“It’s something my great aunt used to say.”

“Oh. You never talk about your family.”

“Yes.” Frank agreed. He didn’t plan to. Marie picked up the spoon and ate a biteful of rice. Frank did not let her answer dissuade him. “I still do not have an answer to my question. If I am going to teach you, I need to know if there’s some reason you were crying.”

“Crying? I wasn’t …” Marie touched a hand to her cheek, and then nodded. “Maybe a little.”


“Mille was beaten, and she’s hurt bad.”

“Your unlicensed thaumaturge friend?”

Marie nodded. She ate another bite of the rice.

Frank wasn’t sure what to make of Marie’s friend: prostitute friend and illegal sorcerer. Marie described Millie as having “shown” Marie some magic, but Frank did not approve. Learning from an unlicensed teacher would be trouble.

Of course, that just made him a fool right along with Millie; he was not a Master and was not licensed to teach. Still, he was in a much better position than the unfortunate prostitute.

The Crown families, on the other hand, bent those rules constantly. One needed only to review the will capacity tests between the “common stock” that entered the University to the Crown families. The Crown family members always started with more. He fully intended Marie would also have this advantage.

Marie continued eating.

“What would you like to do?” Frank asked gently.

“Mama says Millie is in pain and she can’t walk very well. Can you … heal her?”

“How do you mean? I am not a healer.”

“But, you have access to magic …”

“Yes, and so do you. That doesn’t mean either of us can. You’ll find that while all things are possible to magic, skill takes time to acquire. I do not have that skill.”

“But …”

“Would you like me to hire a healer to see her?”

“No, you can’t.”

“Why not?”

“I thought about it on the way here; the Morrows would find out and harass you, or the healer, or both. Only someone far away from their territory, or who was untouchable could risk it.”

Frank admired the maturity for her to think that far ahead, although when he was at the height of his skills, the Morrows wouldn’t have dared.

Now, he was far from that point.

“We’ll think about it then.” Frank replied. “Do you want to go see a boy about a curse?”

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It is plausible that I won’t get a post done today. The chapter turned out very long, and went in a surprising direction, again! I need to check it for mistakes.

The sleep disorder kept me up. So, I guess I got a chapter out of it.

Chapter 13: Meeting the Witness

Month 12, Day 4, 10:00AM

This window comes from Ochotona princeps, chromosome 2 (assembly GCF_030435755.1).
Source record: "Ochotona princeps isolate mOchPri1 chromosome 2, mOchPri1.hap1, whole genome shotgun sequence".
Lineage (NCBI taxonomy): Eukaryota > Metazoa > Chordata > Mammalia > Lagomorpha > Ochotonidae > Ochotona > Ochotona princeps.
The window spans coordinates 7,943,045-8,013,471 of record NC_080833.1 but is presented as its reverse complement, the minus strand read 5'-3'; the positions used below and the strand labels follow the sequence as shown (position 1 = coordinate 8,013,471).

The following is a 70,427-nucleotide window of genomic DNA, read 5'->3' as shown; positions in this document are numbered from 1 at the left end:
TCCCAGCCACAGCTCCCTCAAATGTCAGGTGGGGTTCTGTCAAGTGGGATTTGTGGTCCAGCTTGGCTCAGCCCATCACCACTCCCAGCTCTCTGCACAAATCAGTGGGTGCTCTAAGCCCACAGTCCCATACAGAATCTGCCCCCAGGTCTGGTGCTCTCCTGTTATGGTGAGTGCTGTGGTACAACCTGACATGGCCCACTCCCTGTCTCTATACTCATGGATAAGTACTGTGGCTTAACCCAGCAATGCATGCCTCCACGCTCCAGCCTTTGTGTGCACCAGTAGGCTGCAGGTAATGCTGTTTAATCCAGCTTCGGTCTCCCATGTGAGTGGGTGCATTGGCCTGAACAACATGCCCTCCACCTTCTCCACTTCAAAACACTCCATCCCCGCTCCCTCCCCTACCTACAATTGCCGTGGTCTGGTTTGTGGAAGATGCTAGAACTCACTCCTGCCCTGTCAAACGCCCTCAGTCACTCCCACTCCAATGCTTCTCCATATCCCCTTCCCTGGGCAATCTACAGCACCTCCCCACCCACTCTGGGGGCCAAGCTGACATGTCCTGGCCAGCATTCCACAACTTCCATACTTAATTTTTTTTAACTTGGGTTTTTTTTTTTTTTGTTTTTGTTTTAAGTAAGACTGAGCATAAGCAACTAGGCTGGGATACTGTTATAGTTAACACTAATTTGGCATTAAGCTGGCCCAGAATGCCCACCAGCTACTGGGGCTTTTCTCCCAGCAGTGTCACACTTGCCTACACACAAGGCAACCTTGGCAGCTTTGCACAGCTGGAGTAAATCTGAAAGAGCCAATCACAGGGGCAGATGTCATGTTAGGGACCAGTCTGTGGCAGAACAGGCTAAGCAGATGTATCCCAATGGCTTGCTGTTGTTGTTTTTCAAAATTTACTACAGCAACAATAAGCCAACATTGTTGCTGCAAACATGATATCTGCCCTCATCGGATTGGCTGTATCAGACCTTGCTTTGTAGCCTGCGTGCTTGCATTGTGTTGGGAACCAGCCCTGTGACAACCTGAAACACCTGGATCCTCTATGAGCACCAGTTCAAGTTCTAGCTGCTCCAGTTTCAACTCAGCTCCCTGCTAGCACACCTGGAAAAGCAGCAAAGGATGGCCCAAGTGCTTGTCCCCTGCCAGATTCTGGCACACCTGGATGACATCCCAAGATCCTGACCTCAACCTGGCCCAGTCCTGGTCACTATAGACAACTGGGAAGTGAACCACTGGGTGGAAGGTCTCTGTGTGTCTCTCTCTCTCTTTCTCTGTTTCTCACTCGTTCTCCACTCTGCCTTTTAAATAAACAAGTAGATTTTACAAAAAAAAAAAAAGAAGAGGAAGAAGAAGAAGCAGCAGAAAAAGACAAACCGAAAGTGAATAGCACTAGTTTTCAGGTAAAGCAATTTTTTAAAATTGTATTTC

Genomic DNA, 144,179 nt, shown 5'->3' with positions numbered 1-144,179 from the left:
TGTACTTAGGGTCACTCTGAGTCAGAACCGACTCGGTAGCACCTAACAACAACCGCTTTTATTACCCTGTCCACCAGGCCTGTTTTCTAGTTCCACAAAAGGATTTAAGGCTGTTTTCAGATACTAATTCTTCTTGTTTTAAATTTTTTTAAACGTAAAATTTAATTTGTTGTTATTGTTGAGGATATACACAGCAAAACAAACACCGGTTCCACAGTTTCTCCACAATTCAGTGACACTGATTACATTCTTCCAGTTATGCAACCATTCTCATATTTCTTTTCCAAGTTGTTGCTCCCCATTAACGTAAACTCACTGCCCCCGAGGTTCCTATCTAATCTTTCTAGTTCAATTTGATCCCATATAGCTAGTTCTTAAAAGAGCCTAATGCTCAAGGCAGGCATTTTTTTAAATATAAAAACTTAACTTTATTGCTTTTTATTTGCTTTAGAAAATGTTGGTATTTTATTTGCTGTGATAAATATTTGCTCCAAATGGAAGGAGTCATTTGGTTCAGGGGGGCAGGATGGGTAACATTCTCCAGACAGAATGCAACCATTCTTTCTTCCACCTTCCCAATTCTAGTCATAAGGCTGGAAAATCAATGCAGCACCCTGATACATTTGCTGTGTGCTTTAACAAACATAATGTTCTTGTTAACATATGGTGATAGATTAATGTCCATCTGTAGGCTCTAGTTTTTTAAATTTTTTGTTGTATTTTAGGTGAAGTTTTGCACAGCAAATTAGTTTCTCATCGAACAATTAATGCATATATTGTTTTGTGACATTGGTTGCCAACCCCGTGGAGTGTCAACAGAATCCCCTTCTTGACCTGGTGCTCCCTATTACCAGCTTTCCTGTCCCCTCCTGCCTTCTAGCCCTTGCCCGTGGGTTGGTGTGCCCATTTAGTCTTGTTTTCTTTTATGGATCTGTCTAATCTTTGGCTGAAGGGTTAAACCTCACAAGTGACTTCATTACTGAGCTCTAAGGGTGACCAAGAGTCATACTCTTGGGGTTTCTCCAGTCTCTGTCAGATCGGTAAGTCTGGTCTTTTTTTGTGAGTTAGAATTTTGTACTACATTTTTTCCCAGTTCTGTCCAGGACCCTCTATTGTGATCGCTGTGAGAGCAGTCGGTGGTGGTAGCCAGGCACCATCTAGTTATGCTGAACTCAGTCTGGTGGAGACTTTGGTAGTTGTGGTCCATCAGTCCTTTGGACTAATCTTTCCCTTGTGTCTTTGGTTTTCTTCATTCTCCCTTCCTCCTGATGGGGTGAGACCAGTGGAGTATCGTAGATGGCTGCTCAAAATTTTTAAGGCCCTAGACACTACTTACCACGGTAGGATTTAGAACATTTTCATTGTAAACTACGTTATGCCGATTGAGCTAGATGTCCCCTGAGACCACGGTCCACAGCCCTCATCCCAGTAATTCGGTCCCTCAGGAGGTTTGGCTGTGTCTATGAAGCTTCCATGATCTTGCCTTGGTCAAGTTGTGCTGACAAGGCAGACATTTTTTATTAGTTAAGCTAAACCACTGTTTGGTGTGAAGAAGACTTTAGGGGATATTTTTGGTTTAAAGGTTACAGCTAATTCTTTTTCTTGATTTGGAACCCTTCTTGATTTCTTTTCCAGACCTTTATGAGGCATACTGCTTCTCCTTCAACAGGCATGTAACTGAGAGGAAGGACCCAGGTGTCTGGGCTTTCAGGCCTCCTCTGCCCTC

Marie and Poe returned to the same copper station they has visited the prior week. Marie, again, carried Poe’s big box of components. Poe had said he might cast some low powered divination spells. Marie did note that he seemed better, and he wasn’t smoking. She took that as a good sign. He did not explain his sudden smoking habit, but she liked it better when he didn’t smoke, he seemed sharper somehow.

He met Lieutenant Robards in a crowded office and they left to meet with the station captain. This left Marie on a hard bench outside an interview room. Marie rested the box on the bench next to her, and she tried to relax.

She felt angry, sad, fearful, and nervous all at once. She still felt distraught about Mille. She tried to put it out of her mind, but she found it unbearable. Mama was probably right, the Mille needed rest. This did not make it easy to sit an wait.

Nor did all the strange looks from passing coppers. At first, Marie thought it was because of her dour expression. She realized this might give a bad impression, so she smiled and tried to look cheerful. But the looks didn’t stop.

They were surreptitiously checking her against what looked suspiciously like copies of a certain poster. Posters that Marie had seen on the way in. She stood up, strode to the common table where the posters were neatly stacked, then grabbed one. A box of broad headed tacks supplied her with a way to hang it. She strode briskly back to the bench, and tacked the poster of the Raven Queen up next to her.

Honestly! She looked nothing like the woman. The next copper didn’t need to check a piece of paper from their pocket; they just glanced briefly between the poster and Marie’s cheerful smile.

Sometime after the fourth copper had checked to be sure that Marie was, in fact, not the Raven Queen, the door to the interview room opened, providing a much needed distraction.

The bony fingered sorcerer, Themius, came through, leading a skinny teen. The teen was especially odd, Marie thought. Before walking through the door, he checked to see if the way was clear.

Themius spoke the to boy with mild condescension.

“Nothing wrong with you boy. Luck magic doesn’t exist anyway, so if you really are worried about whatever this tattoo is, just burn it off.”